Gnosticism can in no sense be viewed as an alternate form of Christianity as has been suggested by some. It is nothing less that an “anti-Christianity”—an anti-Christianity that, at least in part, the writers of the New Testament anticipated and concerning which they warned the church (see the New Testament books of 1 John, Colossians, Philippians)—though only the seminal ideas which would later emerge as Gnosticism were present in the apostolic era. To be sure, Gnosticism was built upon Christian themes, but more accurately it was a perversion of those themes set within the framework of a Platonic and anti-Semitic worldview.

 

Gnostic Documents

 

English translations of the following documents related to Gnosticism are available at the Gnostic Society’s Library (http://www.gnosis.org/library.html). The documents generally fall into two categories: those that come to us through the opponents of the Gnostics (i.e., the early Christian apologists), and actual source material produced by the Gnostics themselves (most of which comes from the Coptic writings found at Nag Hammadi Egypt in 1945).

 

Gnostism as viewed from the writings of early Christian apologists:

 

Ireneaus:        Against All Heresies

Tertullian:      Against Marcion (Books 1-5)

                        Against Hermogenes

                        Against Praxeas

                        Against the Valentinians

                        Appendix: Against all Heresy

                        Prescription Against Heretics

                        Scorpiace

 

Origen:   Contra Celsum (Books 1-8)

 

Hippolytus:   Refutation of all Heresies (Books 1-10)

 

Clement of Alexandria:  Stromata (Books 1-7)

 

(Psudo-Clementine): Recognitions, Book 2 (the Duel Between Simon Magnus and Peter)

 

Augustine:    Contra Epistolam Fundmenti Manichaei

                        Contra Faustum Manichaeum (Books 1-33)

                        De Moribus Ecclesiae Catholicae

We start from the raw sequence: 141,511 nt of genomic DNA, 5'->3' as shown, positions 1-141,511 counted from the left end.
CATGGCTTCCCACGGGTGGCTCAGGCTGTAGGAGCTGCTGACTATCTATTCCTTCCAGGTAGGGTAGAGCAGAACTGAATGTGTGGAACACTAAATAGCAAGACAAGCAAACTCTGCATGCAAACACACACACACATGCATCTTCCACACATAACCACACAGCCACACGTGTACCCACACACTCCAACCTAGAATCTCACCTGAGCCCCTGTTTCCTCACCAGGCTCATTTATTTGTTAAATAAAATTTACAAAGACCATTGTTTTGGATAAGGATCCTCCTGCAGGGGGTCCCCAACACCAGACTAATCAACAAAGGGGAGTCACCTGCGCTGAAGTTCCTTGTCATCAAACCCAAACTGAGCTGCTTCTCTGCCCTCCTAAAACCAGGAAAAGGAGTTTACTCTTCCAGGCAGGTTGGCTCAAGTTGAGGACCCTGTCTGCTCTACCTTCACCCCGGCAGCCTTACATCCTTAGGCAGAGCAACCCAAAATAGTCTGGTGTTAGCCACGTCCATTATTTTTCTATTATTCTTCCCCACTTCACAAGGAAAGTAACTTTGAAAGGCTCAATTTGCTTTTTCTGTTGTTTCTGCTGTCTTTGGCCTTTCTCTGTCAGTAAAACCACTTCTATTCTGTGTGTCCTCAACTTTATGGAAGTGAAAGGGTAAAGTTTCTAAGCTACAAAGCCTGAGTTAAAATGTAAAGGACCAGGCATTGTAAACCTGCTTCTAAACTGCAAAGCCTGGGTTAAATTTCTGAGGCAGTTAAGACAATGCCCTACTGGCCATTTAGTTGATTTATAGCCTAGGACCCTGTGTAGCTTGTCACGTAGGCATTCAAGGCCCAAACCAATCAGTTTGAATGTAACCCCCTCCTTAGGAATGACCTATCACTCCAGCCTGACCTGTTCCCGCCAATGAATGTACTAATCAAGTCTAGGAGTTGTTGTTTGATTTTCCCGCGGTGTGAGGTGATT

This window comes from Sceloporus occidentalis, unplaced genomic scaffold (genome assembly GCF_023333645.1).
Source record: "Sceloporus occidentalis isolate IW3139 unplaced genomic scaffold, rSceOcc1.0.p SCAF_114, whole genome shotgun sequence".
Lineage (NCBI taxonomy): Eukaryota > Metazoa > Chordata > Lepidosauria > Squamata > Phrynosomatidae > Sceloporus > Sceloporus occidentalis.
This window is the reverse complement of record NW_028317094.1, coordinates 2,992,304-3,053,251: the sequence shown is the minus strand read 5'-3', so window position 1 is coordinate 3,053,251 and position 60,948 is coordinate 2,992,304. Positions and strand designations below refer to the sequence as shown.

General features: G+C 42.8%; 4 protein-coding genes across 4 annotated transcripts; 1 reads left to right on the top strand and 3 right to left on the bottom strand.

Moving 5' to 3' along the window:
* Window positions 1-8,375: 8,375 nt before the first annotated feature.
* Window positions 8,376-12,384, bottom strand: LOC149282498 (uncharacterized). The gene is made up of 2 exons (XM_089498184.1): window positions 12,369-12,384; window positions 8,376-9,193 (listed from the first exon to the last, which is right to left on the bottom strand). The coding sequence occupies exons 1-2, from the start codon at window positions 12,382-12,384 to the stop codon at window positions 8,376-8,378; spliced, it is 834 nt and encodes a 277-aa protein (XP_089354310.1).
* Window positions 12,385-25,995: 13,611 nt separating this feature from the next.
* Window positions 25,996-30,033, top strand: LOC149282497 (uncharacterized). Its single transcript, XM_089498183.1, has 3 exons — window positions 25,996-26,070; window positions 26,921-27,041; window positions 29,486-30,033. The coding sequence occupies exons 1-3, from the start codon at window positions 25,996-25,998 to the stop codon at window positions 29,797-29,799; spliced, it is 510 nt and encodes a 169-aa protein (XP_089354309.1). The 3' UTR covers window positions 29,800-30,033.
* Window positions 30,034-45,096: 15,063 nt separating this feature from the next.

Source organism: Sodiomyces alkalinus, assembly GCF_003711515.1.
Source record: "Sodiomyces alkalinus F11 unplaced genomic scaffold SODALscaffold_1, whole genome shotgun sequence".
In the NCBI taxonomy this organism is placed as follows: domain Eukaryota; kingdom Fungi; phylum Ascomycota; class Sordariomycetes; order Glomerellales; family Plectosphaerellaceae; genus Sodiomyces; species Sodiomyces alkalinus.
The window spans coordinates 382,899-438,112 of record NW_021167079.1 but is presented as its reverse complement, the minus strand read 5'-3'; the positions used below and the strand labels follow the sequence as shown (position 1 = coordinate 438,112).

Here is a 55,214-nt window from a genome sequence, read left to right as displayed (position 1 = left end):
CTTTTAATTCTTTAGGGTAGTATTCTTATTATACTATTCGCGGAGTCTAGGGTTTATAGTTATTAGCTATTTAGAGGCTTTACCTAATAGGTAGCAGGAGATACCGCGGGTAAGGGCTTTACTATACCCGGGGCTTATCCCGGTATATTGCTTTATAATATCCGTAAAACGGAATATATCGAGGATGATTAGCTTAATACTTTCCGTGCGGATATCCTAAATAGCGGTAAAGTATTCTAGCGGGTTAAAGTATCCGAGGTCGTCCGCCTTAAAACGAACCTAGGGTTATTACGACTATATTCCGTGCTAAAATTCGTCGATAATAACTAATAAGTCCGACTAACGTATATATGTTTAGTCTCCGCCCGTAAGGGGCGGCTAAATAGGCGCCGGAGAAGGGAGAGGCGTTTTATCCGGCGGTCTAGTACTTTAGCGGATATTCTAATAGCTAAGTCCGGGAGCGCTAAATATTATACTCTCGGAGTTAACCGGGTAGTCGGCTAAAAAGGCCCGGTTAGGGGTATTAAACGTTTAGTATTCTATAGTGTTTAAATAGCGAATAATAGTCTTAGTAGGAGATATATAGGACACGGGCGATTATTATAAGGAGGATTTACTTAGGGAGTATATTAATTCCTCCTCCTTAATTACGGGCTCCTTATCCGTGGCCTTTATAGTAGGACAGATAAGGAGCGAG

De Moribus Manichaerorum

                        De Duabus Animabus Contra Manichaeos

                        Disputatio Contra Fortunatum Manichaeum

                        De Natura Boni, Contra Manichaeos

 

Chrysostom:     Homily Against Marcionists and Manichaeans

Jerome:               Letter to Pammachius Against John of Jerusalem

Ephraim:             Third Discourse to Hypatius Against Mani, Marcion, and Bardaisan

 

 


Documents (some previously known from other sources) discovered in 1945 at Nag Hammadi Egypt which were written from a Gnostic perspective include:

 

The Acts of Peter and the Twelve Apostles

Allogenes

The Apocalypse of Adam

The (First) Apocalypse of James

The (Second) Apocalypse of James

The Apocalypse of Paul

The Apocalypse of Peter

The Apocryphon of James:

The Apocryphon of John

Asclepius 21-29

Authoritative Teaching

The Book of Thomas the Contender

The Concept of Our Great Power

The Dialogue of the Savior

The Discourse on the Eighth and Ninth

Eugnostos the Blessed

The Exegesis on the Soul

The Gospel of the Egyptians

The Gospel of Philip

The Gospel of Thomas:

The Gospel of Truth

The Hypostasis of the Archons

Hypsiphrone

The Interpretation of Knowledge

The Letter of Peter to Philip

Marsanes

Melchizedek

On the Anointing

On the Baptism A

On the Baptism B

On the Eucharist A

On the Eucharist B

On the Origin of the World

The Prayer of the Apostle Paul

The Prayer of Thanksgiving

The Second Treatise of the Great Seth

The Sentences of Sextus

The Sophia of Jesus Christ

The Teachings of Silvanus

The Testimony of Truth

The Thought of Norea

The Three Steles of Seth

The Thunder, Perfect Mind

The Treatise on the Resurrection

Trimorphic Protennoia

The Tripartite Tractate

A Valentinian Exposition

Zostrianos

 


Other important Gnostic documents include:

 

The Pistis Sophia

The Epistle of Rheginus, On the Resurrection

Eugnostos the Blessed and The Sophia of Jesus Christ 

The Second Treatise of the Great Seth

 

 

Copyright 2006, by Sam A. Smith / Biblical Reader Communications

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Published May 2006